"You can't out-train a poor diet. Diet is key to recovery from exercise, and recreational exercisers should eat a well balanced meal containing protein, carbohydrate and fat from whole food sources, one to two hours after exercise as well as rehydrating with water."

'Getting up early and starting the day with a workout can really change your life'

Belfast actress, model and former Miss Great Britain Gemma Garrett (34) decided to get her New Year fitness regime off to an early start by working with a personal trainer in December. She says:

My brother Stephen is getting married in June, so that has motivated me to try and lose a bit of weight and get fit this year. I have my mum's curvy figure and I have always had to watch my weight.

I am a notoriously lazy person who hates getting out of bed in the morning. I started working out at 8am with Ian Young of I Fit in early December to get a head start for January.

Now I've discovered that getting up and starting the day with a workout can really change your life, I get so much more done at work and generally I really feel on the ball.

Another motivating factor is to prepay my trainer - and also knowing that someone else is getting up early for you to work out helps me keep going. If I don't show up I have to face him the next day - which I'm pleased to say is rare."

'As an actress I need to keep fit as breathing and stamina are very important on stage'

Belfast actress Caroline Curran (31) will be back on stage as Maggie Muff in Dirty Dancin' in le Shebeen at The Mac on January 14. She says:

I hope to lose half a stone this year. Santa brought me a treadmill for Christmas last year and I use it every morning except for Sunday when I allow myself a day off and usually just sleep.

Being able to work out at home suits me fine as I just don't like gyms. I just put the music on in my house and it doesn't matter what I am wearing or what I look like. My work out routine is either a 15 minute run or a 30 minute walk on the treadmill.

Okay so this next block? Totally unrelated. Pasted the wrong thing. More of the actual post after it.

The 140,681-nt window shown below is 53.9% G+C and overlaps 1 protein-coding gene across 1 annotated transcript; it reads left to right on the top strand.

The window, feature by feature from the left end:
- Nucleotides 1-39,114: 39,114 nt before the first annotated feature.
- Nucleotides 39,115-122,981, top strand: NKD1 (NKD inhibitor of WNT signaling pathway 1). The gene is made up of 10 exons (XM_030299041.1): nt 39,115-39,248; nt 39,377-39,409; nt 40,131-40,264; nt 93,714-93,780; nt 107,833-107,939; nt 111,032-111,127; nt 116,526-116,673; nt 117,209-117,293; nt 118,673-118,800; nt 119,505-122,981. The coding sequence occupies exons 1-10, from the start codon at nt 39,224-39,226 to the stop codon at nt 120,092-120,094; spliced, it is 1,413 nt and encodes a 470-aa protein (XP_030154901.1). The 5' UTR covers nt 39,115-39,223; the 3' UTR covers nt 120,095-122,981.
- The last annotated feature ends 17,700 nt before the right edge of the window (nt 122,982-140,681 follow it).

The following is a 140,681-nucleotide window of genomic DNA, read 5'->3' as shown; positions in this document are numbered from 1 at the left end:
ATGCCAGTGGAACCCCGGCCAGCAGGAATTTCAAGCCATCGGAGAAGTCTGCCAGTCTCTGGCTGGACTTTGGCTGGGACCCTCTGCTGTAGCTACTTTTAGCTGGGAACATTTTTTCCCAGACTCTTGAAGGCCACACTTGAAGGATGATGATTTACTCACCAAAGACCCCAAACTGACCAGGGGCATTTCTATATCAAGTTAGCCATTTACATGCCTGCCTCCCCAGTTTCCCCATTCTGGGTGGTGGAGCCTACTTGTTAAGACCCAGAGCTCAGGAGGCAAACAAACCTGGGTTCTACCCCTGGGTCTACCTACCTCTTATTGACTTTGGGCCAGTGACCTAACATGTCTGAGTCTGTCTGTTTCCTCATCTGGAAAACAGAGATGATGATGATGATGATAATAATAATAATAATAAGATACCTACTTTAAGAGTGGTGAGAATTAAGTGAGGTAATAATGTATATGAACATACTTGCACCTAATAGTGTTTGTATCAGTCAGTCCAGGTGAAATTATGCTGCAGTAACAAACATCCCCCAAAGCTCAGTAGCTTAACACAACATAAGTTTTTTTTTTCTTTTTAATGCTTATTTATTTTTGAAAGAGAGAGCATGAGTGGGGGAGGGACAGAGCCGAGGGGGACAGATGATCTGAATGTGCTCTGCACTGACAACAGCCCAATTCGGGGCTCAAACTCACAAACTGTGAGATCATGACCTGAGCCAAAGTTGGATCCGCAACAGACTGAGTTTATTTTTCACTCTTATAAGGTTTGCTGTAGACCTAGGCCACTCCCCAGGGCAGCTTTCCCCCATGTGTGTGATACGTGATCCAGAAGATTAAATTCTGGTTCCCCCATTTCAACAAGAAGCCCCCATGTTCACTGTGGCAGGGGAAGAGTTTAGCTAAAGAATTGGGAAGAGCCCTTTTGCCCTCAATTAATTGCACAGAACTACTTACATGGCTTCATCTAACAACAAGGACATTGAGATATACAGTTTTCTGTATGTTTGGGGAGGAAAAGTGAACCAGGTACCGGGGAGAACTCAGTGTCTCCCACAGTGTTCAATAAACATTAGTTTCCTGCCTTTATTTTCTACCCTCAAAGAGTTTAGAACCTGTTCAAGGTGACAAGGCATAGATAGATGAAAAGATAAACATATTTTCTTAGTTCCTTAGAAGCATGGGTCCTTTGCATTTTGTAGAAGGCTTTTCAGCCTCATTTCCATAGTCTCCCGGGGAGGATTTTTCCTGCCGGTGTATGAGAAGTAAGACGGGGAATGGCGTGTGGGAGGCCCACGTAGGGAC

Eating better is another of my New Year resolutions as I am gluten, wheat and dairy intolerant.

As an actress I need to keep fit - breathing and stamina are important and I have a pretty hectic schedule.

It is great - I do feel like I have much more energy and it is true what they say about exercise releasing endorphins - it really does set me up for the day.

Knowing I need to be fit keeps me motivated and the fact that I can do it in my own at home makes it easier to stick to."

'As a singer and actor you must look like your photo... I can't just put on half a stone'

Lurgan actor and singer Conleth Kane (31) will be back in London working out six days a week when his role in Snow White in the Grand Opera House finishes on January 10. He says:

Before, I used to find the gym really boring and only started going a couple of years ago. Now, though, I love it.

The benefits to my personal and professional life from being fitter keep me motivated.

I work out six days a week and give my body a rest one day. Five days of the week I do Bikram yoga, with the other two days at the gym.

Bikram involves working out for 90 minutes in a room which is at 45 degrees.

Being in my 30s made me think more about my fitness and my health. I also love my food and I feel that if I work out then I can enjoy my treats without feeling guilty. Also, in my work as a singer and actor you have to look like your photograph when you go to see a casting director, so you can't afford to put on half a stone.

Being fitter has made me noticed outside of my career, too - I get more dates now when I go out.

I also feel happier generally and sleep better, too."

  • Interviews by Stephanie Bell

Belfast Telegraph